So some places seem to be better at adaptation to different cultures. Yet to this day, this universality of Christ’s call is questioned over and over again, especially by the more conservative members of our Church. Many people question, how can we be open to Moslems, to Arabs, to Asians, or how can we be open to the socially rejected and unwanted, the HIV victim, the homosexual, the drug addict (Fr. Damien’s lepers of today), or how can we be open to the Haitian, or other refugees of this world since we share almost nothing in common?

How often do our own ideas, our doubts, our negative attitudes cause us to miss the miracle of Christ’s call in our midst? In today’s Gospel, Jesus commands, “Put out into the deep water.” Only if we live life at this risk, can our nets become full of fish, fish seeking God’s inescapable love. And like Peter who says, “Depart from me, Lord, for I am a sinful man,” we have to purge ourselves of our sin and wickedness, our prejudices and our narrow-mindedness, so that we can be worthy both to haul in or to be hauled into the net of Christ’s love and salvation.

This leads us to the Church in Washington, DC, or more specifically to the Church as seen in this net called St. Anselm’s Abbey–our Oblates, our friends, our school, our past and present parents, all those who have been hauled in, as it were, by this net of Benedictine monasticism. As Fr. Anselm Strittmatter, longtime prior and novice master here, used to say about this place, “there are many strange animals in the Lord’s zoo.” Each of us has been called by the universality of Christ’s mission. We have been called to reform our lives, called to praise the Lord, called to a work of prayer, worship, and education that excludes no one.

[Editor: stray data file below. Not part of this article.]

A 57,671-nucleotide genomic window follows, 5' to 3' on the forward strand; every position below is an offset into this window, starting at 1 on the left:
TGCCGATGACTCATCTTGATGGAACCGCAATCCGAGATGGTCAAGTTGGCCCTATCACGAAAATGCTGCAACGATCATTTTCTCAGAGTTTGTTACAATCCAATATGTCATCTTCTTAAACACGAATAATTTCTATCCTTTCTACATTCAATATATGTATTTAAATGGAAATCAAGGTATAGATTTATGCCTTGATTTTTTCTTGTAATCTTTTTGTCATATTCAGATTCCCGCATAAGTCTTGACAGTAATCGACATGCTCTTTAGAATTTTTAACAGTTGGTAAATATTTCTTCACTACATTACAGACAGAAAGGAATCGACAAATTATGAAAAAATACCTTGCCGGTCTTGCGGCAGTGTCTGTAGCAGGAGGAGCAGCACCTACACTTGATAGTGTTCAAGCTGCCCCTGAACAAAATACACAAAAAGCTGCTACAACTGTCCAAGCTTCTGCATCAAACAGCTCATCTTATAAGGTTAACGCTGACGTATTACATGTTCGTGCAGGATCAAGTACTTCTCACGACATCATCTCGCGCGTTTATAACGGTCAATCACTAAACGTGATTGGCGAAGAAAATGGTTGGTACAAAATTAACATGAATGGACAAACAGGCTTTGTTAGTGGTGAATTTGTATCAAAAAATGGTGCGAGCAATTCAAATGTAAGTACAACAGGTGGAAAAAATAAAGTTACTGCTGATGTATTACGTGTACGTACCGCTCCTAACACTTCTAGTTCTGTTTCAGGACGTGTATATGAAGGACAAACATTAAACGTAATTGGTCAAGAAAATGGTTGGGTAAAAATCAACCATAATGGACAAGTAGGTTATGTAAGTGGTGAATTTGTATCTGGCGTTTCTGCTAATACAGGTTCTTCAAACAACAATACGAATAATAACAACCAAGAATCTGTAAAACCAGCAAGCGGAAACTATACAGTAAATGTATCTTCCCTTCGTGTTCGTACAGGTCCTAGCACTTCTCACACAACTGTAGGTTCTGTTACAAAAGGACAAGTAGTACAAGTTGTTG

The multiculturalisms of Washington must be found in this micro-cosmos of humanity at St. Anselm’s Abbey. Saint Benedict never excluded anyone. In Chapter 53 of the Rule, we find written: “any guest who happens to arrive at the monastery should be received just as we would receive Christ himself.” And again, “guests should always be treated with respect and deference.” And again, “the greatest care should be taken to give a warm reception to the poor and to pilgrims, because it is in them above all others that Christ is welcomed.” From Saint Benedict’s day, 1,500-years ago, even the monks themselves take rank not according to age or the position that they may have had in the world before they entered the monastery, but they take rank according to the hour and day they entered the cloister whether they be of noble birth or a slave.

This universality of the Church is summed up in one of Saint Anselm’s prayers written some 900 years ago: “St. Paul, what did you teach when you were passing through the world? God, and his apostles, and you most of all, invite all people to faith. How then should I not hope, if I believe this to be true? And with all mankind may I be worthy to be incorporated into Christ’s body, which is the Church, so that I may remain in Him and He in me. Then at the Resurrection, Christ will refashion the body of my humiliation according to the body of His glory, as He promised through His apostles.”

Fr. Peter Weigand